Sea Called Fruitfulness

Sea Called FruitfulnessOn a personal note, I want to share that my second full-length book has just been published: Sea Called Fruitfulness. You can learn more about it in a review in the spring 2013 issue of Tower Journal, and on my publisher’s website. Sea Called Fruitfulness was inspired by a 1651 map of the moon.

Advertisements

The Craft of Donald Justice

The Book Club for Poets was so impressed by Ellen Bryant Voigt’s discussion of Donald Justice’s poetry when we discussed her Art of Syntax in January 2013, that we decided to devote our April meeting to Justice’s Collected Poems. And what we learned about the role of Donald Justice in American poetry was also impressive: his career bridges the poets he studied as a young man, such as 0001693847384John Crowe Ransom, to the poetry of his teachers, including John Berryman and Robert Lowell, to his classmates, such as Philip Levine and W. D. Snodgrass, and finally to the many poets who were his students. In the New England Review shortly after Justice died in 2004, C. Dale Young listed some of the poets Justice “helped to develop: Mark Strand, Charles Wright, Ellen Bryant Voigt, James Tate, Jorie Graham, Larry Levis, Tess Gallagher, Brenda Hillman, Rita Dove, Eric Pankey …”

When critics discuss the poetry of Donald Justice, two words always come up: nostalgia and craft. Some of us expressed surprise, at our April meeting, that his poems are so often focused on the past and on loss. Critics like James McCorkel note that behind Justice’s nostalgia lies a powerful desire to recognize, honor, preserve:

In his essay “Meters and Memory,” Justice comments that one motive for art is “to keep memorable what deserves to be remembered”; meters in poetry allow for emotion to be fixed and “called back again and again” … for both the audience and the poet. Justice continues, remarking that “for an audience the meters function in part to call back the words of the poem, so for the poet they may help to call the words forth” … Indeed, it may be argued that Justice’s project fuses poet and audience into a sustained moment of retrieval.

In contrast, Stephen Burt makes this comment about Justice’s Collected Poems: “[The post–World War I] world, its moods, and the properties that match them—repeated words, carefully balanced lines, childhood, retrospect, old south Florida—dominate Justice’s last poems as they did his first.” Burt states, “The absence of any transcendental dimension—the poet’s decision to refuse even hints of religious (or politico-historical) purpose—made nostalgia, bittersweet longing, and recognition of loss almost the only consolations his poems could seek.”

The Book Club had already read “For the Suicides of 1962” and “To the Hawks” in our January meeting—two poems that, I think, do in fact more than hint at “politico-historical” purposes and social issues, to powerful effect. But a question arose in our discussion of this critical response: when is a dominant tone or obsession effective in our own writing—and when do we undercut our ability to reach readers when we focus to a large degree on one kind of emotion?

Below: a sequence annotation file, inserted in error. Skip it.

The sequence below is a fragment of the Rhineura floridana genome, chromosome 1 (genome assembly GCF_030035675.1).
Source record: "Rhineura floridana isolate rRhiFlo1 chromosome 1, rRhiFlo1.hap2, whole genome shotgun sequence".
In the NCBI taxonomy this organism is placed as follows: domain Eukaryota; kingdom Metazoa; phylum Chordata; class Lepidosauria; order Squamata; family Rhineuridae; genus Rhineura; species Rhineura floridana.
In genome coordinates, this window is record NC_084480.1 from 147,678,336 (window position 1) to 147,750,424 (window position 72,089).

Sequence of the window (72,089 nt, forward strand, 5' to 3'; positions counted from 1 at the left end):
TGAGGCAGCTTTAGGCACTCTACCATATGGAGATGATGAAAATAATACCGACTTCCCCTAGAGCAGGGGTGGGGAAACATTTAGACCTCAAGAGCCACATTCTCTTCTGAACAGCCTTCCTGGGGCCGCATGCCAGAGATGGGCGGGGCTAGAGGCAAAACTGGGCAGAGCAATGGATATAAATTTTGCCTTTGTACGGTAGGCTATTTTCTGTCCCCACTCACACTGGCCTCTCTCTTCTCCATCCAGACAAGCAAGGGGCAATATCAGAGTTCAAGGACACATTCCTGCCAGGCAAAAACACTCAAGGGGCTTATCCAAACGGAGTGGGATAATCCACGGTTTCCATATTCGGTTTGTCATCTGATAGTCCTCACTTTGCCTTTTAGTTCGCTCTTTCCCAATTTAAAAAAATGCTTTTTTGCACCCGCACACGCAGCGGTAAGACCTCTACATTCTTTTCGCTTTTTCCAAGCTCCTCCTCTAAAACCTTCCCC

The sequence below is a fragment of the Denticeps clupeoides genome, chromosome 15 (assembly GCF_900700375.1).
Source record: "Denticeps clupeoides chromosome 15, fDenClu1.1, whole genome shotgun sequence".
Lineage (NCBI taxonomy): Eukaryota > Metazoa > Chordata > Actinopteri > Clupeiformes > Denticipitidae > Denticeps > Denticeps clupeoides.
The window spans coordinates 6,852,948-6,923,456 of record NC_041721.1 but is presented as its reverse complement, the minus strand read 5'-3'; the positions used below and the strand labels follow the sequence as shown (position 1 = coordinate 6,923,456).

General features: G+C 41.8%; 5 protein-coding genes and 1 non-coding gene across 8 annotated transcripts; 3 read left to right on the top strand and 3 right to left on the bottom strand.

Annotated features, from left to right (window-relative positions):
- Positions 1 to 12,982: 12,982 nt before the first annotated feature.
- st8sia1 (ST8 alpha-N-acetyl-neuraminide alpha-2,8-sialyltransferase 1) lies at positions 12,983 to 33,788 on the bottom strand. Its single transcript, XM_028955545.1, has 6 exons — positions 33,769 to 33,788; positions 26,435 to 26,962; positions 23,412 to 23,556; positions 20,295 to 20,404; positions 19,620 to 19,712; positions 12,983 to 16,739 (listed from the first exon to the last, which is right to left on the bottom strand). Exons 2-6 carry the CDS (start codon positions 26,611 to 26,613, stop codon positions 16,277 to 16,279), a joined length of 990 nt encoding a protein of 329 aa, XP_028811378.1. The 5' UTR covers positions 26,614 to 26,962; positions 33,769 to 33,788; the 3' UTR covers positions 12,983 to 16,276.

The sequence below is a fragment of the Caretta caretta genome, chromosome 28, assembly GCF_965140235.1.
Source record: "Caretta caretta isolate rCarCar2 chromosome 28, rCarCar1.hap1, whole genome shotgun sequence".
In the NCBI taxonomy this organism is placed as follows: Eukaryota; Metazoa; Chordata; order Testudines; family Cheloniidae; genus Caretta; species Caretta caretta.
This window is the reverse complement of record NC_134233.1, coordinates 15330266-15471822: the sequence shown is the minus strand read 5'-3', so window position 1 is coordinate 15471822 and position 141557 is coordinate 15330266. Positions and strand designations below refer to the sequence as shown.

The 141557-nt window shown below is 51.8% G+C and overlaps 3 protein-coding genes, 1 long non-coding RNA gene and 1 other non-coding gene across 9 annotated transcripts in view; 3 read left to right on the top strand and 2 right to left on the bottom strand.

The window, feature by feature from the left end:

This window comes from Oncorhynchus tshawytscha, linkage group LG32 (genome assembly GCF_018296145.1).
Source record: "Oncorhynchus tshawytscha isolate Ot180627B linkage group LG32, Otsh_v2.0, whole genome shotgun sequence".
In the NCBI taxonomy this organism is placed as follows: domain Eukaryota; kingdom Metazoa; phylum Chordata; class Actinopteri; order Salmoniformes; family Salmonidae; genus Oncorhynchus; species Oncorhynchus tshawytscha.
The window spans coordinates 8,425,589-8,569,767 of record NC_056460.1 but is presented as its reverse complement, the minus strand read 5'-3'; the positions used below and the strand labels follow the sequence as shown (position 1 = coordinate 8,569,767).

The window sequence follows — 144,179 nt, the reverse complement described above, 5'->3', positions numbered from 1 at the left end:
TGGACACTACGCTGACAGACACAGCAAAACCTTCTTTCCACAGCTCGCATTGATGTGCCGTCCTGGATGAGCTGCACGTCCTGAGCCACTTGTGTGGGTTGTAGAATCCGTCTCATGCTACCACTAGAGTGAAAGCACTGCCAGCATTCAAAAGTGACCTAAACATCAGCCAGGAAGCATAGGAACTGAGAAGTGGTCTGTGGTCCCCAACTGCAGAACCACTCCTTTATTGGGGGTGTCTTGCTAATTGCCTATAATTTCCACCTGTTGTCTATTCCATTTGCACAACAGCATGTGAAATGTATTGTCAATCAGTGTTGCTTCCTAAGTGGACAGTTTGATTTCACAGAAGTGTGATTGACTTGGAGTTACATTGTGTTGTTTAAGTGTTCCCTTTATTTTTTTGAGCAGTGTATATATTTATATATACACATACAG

One thing that critics agree on uniformly is Justice’s mastery of craft. For now I’ll focus on larger issues of structure rather than meter. Justice is especially skillful in using forms that suggest the obsessive quality of memory through repetition—forms like the pantoum, the villanelle, the sestina. Justice can follow such a form closely, but he is also masterful in varying expected patterns of a form. As Phoebe Pettingel puts it, Justice “dazzles us with his dexterity in complex metrical forms … [while] teasing our expectations with half-rhymes and parodies of the baroque, classical and romantic traditions.” One poem that “teases our expectations” is “Nostalgia of the Lakefronts,” a poem that sets up a pattern of repetition and almost immediately and continually varies it. Like a sestina, the poem is built of six stanzas, most of them containing six lines (though two in “Nostalgia” have a seventh line). The poem often uses repetition of end words, sestina-like, though not in a sestina pattern:

Cities burn behind us; the lake glitters.
A tall loudspeaker is announcing prizes;
Another, by the lake, the times of cruises.
Childhood once vast with terrors and surprises,
Is fading to a landscape deep with distance—
And always the sad piano in the distance,

Faintly in the distance, a ghostly tinkling
(O indecipherable blurred harmonies)
Or some far horn repeating over water
Its high lost note, cut loose from all harmonies.
At such times, wakeful, a child will dream the world,
And this is the world we run to from the world.

Or the two worlds come together and are one . . .

This poem reminds me of a quality I discussed in my post about Kay Ryan: how her “recombinant” rhymes suggest a form that feels familiar—even while resisting any traditional form. Justice’s stanzas in “Nostalgia of the Lakefronts” are enough like those of a sestina to bring it to mind, but his order of repeated end words is nothing like that of a sestina—though his use of the same words across two stanzas is indeed reminiscent of the stepping-on-one-another’s-heels repetition of the end word in line 6 of one sestina stanza and line 1 of the next. In the stanzas quoted above, for example, “distance” bridges the two stanzas: “Is fading to a landscape deep with distance— / And always the sad piano in the distance, / / Faintly in the distance, a ghostly tinkling.”